Recarey: If he put himself inside you without permission . . . That, that is a crime. That is a crime.
Alison: I don’t want my family to find out about this . . . ’Cause Jeffrey’s gonna get me. You guys realize that, right? . . . I’m not safe now. I’m not safe.
Recarey: Why do you say you’re not safe? Has he said he’s hurt people before?
Alison: Well, I’ve heard him make threats to people on the telephone, yeah. Of course.
Recarey: You’re gonna die? You’re gonna break your legs? Or —
Alison: All of the above!

Alison also told Recarey that Epstein got so violent with her that he ripped out her hair and threw her around. “I mean,” she said, “there’s been nights that I walked out of there barely able to walk, um, from him being so rough.”

Two months later, Recarey interviewed Epstein’s former house manager of 11 years, documented in his probable-cause affidavit as Mr. Alessi. “Alessi stated Epstein receives three massages a day . . . towards the end of his employment, the masseuses . . . appeared to be 16 or 17 years of age at the most . . . [Alessi] would have to wash off a massager/vibrator and a long rubber penis, which were in the sink after the massage.”

Another house manager, Alfredo Rodriguez, told Recarey that very young girls were giving Epstein massages at least twice a day, and in one instance, Epstein had Rodriguez deliver one dozen roses to Mary, at her high school.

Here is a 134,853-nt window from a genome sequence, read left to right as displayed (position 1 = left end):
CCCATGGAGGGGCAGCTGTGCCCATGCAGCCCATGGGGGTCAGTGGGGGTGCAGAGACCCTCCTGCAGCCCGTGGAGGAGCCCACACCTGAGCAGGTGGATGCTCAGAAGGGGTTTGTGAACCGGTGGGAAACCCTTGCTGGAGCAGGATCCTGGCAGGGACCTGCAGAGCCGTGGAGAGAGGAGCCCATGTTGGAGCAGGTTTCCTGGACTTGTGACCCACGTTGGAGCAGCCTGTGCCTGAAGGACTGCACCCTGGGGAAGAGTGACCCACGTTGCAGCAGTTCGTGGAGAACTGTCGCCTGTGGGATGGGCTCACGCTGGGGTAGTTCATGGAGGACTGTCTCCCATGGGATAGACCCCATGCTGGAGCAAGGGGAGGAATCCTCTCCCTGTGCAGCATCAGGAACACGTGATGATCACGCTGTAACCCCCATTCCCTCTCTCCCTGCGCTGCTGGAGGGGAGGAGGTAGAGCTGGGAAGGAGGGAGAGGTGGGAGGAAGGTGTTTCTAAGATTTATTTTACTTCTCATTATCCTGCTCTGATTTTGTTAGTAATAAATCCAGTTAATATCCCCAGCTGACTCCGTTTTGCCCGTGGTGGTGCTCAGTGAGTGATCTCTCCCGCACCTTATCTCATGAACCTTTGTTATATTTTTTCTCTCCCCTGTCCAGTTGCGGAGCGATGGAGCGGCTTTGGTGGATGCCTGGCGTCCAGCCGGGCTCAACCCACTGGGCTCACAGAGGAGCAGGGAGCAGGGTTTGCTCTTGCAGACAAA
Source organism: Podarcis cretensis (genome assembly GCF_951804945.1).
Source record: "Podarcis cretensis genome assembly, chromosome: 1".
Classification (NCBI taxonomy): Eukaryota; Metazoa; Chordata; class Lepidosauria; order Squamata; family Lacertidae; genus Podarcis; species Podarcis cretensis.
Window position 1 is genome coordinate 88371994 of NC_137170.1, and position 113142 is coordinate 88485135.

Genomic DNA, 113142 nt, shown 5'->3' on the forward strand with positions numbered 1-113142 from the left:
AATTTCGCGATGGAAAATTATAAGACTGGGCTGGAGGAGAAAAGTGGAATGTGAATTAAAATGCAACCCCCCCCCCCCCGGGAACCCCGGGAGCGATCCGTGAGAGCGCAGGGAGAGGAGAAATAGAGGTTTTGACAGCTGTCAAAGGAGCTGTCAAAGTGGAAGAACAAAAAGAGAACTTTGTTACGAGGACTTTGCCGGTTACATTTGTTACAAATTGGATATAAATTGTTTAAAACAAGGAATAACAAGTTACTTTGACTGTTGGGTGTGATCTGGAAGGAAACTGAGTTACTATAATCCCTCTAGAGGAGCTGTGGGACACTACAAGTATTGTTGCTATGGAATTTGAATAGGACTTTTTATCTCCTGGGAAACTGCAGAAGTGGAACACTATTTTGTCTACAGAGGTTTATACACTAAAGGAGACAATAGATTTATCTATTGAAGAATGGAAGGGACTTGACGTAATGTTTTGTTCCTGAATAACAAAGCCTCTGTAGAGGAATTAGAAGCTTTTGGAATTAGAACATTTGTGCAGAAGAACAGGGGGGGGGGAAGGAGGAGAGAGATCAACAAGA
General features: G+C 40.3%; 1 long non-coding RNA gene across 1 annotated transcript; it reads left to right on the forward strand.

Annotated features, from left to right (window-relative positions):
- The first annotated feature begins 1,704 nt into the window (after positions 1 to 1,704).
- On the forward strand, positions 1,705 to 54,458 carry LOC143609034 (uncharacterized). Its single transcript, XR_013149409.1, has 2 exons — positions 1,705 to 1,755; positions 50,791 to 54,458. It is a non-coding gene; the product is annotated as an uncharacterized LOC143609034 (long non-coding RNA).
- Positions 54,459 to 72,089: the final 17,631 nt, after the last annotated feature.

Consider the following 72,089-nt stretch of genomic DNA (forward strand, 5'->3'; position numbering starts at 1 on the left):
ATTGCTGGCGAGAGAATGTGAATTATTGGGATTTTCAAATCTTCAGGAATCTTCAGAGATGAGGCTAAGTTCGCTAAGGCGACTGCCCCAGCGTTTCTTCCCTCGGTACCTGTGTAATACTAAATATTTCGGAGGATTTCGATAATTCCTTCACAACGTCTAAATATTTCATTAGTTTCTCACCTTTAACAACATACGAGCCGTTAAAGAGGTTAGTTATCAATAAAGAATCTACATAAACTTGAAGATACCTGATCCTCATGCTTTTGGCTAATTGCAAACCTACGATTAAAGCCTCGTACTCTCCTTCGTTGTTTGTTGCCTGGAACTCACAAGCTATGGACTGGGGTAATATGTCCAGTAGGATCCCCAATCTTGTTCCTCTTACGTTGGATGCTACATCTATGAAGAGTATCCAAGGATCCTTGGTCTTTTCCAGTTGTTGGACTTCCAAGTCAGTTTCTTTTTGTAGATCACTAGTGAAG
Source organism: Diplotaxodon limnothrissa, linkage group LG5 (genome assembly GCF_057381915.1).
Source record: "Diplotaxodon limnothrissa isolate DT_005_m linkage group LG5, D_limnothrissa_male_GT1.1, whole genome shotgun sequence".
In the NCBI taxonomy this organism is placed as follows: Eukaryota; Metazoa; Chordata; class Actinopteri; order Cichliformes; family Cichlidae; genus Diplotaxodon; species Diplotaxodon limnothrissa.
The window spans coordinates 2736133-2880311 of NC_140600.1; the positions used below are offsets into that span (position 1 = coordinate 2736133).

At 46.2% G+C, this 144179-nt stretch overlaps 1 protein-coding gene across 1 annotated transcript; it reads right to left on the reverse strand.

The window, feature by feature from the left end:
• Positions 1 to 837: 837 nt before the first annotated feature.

In May 2006, the Palm Beach Police Department filed a probable-cause affidavit, asking prosecutors to charge Epstein with four counts of unlawful sexual activity with a minor — a second-degree felony — and one count of lewd and lascivious molestation of a 14-year-old minor, also a second-degree felony.

Today, Jeffrey Epstein is a free man, albeit one who routinely settles civil lawsuits against him, brought by young women, out of court.

Palm Beach prosecutors said the evidence was weak, and after presenting the case to a grand jury, Epstein was charged with only one count of felony solicitation of prostitution. In 2008, he pleaded guilty and nominally served 13 months of an 18-month sentence in a county jail: Epstein spent one day a week there, the other six out on “work release.”

Today, Jeffrey Epstein is a free man, albeit one who routinely settles civil lawsuits against him, brought by young women, out of court. As of 2015, Epstein had settled multiple such cases.

Giuffre has sued Ghislaine Maxwell in Manhattan federal court, charging defamation — saying Maxwell stated Giuffre lied about Maxwell’s recruitment of her and other underage girls. Epstein has been called upon to testify in court this month, on Oct. 20.

The true number of Epstein’s victims may never be known.

He will be a registered sex offender for the rest of his life, not that it fazes him.